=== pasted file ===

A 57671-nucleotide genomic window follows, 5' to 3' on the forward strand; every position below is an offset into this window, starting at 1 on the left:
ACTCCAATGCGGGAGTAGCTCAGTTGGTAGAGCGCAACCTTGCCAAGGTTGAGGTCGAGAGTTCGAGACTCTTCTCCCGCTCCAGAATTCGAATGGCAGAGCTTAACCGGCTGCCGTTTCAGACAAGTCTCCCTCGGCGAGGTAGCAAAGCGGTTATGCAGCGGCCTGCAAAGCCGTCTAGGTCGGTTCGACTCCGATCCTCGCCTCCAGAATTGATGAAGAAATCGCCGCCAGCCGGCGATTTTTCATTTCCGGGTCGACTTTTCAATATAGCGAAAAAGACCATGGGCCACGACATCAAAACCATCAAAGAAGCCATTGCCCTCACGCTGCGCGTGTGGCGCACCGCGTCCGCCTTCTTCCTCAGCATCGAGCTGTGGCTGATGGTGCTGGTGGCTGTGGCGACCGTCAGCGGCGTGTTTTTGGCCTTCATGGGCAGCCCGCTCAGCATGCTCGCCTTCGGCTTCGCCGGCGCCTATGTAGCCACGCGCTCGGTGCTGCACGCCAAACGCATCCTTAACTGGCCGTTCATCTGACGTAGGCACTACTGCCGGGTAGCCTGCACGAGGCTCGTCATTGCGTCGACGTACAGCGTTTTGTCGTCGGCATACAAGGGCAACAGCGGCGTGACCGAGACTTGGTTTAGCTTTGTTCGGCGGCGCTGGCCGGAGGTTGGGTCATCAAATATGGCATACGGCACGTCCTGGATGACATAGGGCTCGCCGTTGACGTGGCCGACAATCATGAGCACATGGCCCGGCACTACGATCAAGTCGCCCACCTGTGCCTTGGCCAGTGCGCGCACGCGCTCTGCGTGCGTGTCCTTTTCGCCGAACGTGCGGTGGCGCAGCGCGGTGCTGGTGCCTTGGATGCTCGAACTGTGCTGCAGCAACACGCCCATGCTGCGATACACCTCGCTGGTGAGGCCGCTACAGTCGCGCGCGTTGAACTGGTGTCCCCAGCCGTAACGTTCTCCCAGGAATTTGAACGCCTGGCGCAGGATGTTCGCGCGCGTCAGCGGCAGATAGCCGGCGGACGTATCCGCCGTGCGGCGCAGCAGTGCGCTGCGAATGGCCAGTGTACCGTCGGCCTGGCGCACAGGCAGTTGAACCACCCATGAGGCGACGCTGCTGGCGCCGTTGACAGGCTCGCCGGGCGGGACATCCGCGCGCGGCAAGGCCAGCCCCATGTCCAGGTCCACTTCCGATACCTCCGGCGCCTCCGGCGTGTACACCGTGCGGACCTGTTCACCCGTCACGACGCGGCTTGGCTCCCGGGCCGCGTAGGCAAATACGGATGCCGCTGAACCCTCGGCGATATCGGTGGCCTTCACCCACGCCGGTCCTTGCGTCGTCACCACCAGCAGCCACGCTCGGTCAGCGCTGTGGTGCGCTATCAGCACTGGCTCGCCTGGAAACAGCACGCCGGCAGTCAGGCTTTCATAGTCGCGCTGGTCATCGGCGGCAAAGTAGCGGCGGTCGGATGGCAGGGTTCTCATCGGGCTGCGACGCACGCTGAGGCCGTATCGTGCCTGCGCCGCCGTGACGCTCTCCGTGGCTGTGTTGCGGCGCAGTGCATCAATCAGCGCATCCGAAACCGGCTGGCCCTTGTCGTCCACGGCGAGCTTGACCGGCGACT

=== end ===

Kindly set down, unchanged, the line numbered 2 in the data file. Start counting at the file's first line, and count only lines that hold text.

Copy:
ACTCCAATGCGGGAGTAGCTCAGTTGGTAGAGCGCAACCTTGCCAAGGTTGAGGTCGAGAGTTCGAGACTCTTCTCCCGCTCCAGAATTCGAATGGCAGAGCTTAACCGGCTGCCGTTTCAGACAAGTCTCCCTCGGCGAGGTAGCAAAGCGGTTATGCAGCGGCCTGCAAAGCCGTCTAGGTCGGTTCGACTCCGATCCTCGCCTCCAGAATTGATGAAGAAATCGCCGCCAGCCGGCGATTTTTCATTTCCGGGTCGACTTTTCAATATAGCGAAAAAGACCATGGGCCACGACATCAAAACCATCAAAGAAGCCATTGCCCTCACGCTGCGCGTGTGGCGCACCGCGTCCGCCTTCTTCCTCAGCATCGAGCTGTGGCTGATGGTGCTGGTGGCTGTGGCGACCGTCAGCGGCGTGTTTTTGGCCTTCATGGGCAGCCCGCTCAGCATGCTCGCCTTCGGCTTCGCCGGCGCCTATGTAGCCACGCGCTCGGTGCTGCACGCCAAACGCATCCTTAACTGGCCGTTCATCTGACGTAGGCACTACTGCCGGGTAGCCTGCACGAGGCTCGTCATTGCGTCGACGTACAGCGTTTTGTCGTCGGCATACAAGGGCAACAGCGGCGTGACCGAGACTTGGTTTAGCTTTGTTCGGCGGCGCTGGCCGGAGGTTGGGTCATCAAATATGGCATACGGCACGTCCTGGATGACATAGGGCTCGCCGTTGACGTGGCCGACAATCATGAGCACATGGCCCGGCACTACGATCAAGTCGCCCACCTGTGCCTTGGCCAGTGCGCGCACGCGCTCTGCGTGCGTGTCCTTTTCGCCGAACGTGCGGTGGCGCAGCGCGGTGCTGGTGCCTTGGATGCTCGAACTGTGCTGCAGCAACACGCCCATGCTGCGATACACCTCGCTGGTGAGGCCGCTACAGTCGCGCGCGTTGAACTGGTGTCCCCAGCCGTAACGTTCTCCCAGGAATTTGAACGCCTGGCGCAGGATGTTCGCGCGCGTCAGCGGCAGATAGCCGGCGGACGTATCCGCCGTGCGGCGCAGCAGTGCGCTGCGAATGGCCAGTGTACCGTCGGCCTGGCGCACAGGCAGTTGAACCACCCATGAGGCGACGCTGCTGGCGCCGTTGACAGGCTCGCCGGGCGGGACATCCGCGCGCGGCAAGGCCAGCCCCATGTCCAGGTCCACTTCCGATACCTCCGGCGCCTCCGGCGTGTACACCGTGCGGACCTGTTCACCCGTCACGACGCGGCTTGGCTCCCGGGCCGCGTAGGCAAATACGGATGCCGCTGAACCCTCGGCGATATCGGTGGCCTTCACCCACGCCGGTCCTTGCGTCGTCACCACCAGCAGCCACGCTCGGTCAGCGCTGTGGTGCGCTATCAGCACTGGCTCGCCTGGAAACAGCACGCCGGCAGTCAGGCTTTCATAGTCGCGCTGGTCATCGGCGGCAAAGTAGCGGCGGTCGGATGGCAGGGTTCTCATCGGGCTGCGACGCACGCTGAGGCCGTATCGTGCCTGCGCCGCCGTGACGCTCTCCGTGGCTGTGTTGCGGCGCAGTGCATCAATCAGCGCATCCGAAACCGGCTGGCCCTTGTCGTCCACGGCGAGCTTGACCGGCGACT